Michael Rakowitz, Archaeology Now, Epic Journeys and Facial Disfigurement
Eleanor Rosamund Barraclough hears how art should also be political from American sculptor Michael Rakowitz, how stories travel, and how to bring the past into the present.
The American sculptor Michael Rakowitz on how his own Iraqi heritage drove him to make art about the disappearance of artefacts and people. From shame to sympathy - New Generation Thinker Emily Cock looks at the way the British State used facial disfigurement to mark criminals for life. Nicholas Jubber has travelled Europe from Iceland to Turkey exploring the popularity of ancient epic tales - and ahead of the British Academy's summer showcase, we hear from Turkey about new ways of involving local villages in the cultural heritage around them.....and how a conversation between primatologists and archaeologists are refining the story of how stone tool use developed.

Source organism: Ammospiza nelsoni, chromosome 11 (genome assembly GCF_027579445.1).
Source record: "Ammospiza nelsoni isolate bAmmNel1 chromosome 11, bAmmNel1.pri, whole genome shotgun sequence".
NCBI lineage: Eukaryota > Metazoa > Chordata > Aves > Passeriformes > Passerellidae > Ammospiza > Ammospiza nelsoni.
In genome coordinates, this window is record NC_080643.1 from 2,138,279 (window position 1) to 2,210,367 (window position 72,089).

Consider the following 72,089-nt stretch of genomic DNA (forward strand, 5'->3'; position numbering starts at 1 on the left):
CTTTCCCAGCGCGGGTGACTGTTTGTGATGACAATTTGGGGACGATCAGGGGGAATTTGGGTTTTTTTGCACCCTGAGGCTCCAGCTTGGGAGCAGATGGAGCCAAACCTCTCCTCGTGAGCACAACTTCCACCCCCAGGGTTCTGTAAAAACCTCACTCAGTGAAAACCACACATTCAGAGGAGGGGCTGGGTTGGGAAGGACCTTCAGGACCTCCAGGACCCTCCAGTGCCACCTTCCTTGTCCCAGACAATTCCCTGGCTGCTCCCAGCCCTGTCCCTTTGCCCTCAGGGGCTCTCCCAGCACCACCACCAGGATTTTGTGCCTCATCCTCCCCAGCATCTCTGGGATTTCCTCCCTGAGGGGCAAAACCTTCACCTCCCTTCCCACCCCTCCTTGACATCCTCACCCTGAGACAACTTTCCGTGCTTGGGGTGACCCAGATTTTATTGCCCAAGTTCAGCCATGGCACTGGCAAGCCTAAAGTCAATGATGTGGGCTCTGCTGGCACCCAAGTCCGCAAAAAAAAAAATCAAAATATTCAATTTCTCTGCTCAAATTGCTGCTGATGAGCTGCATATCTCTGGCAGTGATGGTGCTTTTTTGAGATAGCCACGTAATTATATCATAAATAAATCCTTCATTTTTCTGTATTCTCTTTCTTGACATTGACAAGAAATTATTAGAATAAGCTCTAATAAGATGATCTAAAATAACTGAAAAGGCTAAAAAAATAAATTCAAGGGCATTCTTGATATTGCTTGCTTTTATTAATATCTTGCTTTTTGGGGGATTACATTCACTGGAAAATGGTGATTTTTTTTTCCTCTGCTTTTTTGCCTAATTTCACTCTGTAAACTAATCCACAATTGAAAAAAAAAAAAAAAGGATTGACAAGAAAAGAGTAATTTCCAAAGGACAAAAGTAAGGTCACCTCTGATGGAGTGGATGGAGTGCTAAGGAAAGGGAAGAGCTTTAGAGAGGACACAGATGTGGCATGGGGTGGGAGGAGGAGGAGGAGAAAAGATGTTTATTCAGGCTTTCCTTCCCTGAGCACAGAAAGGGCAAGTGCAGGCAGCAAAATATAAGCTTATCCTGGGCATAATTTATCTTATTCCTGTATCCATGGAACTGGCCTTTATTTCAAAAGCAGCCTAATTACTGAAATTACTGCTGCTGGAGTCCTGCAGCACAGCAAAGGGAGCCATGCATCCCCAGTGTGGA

Michael Radowitz Whitechapel Gallery London 4 June 2019 – 25 August 2019
Nicholas Jubber's book 'Epic Continent' out now
Emily Cock teaches at Cardiff University and holds a Leverhulme Fellowship for her research project Fragile Faces: Disfigurement in Britain & its Colonies (1600–1850).
Isilay Gursu Cultural Heritage Management Fellow British Institute at Ankara and Tomos Proffitt, Institute of Archaeology, British Academy Postdoctoral Research Fellow University College London both appearing in British Academy Summer Showcase 21 - 22 June 2019 https://www.thebritishacademy.ac.uk/
New Generation Thinkers is a scheme run by the BBC and the AHRC to select ten academics each year who can turn their research into radio.
Image: Michael Rakowitz (portrait) with The invisible enemy should not exist (Northwest palace of Nimrud, Room N) 2018 (Photo John Nguyen/PA Wire, Courtesy Whitechapel Gallery)
You can hear a discussion of The Odyssey with Amit Chaudhuri, Karen McCarthy Woolf, Daniel Mendelsohn and Emily Wilson https://www.bbc.co.uk/programmes/b09kqjc0
Producer: Jacqueline Smith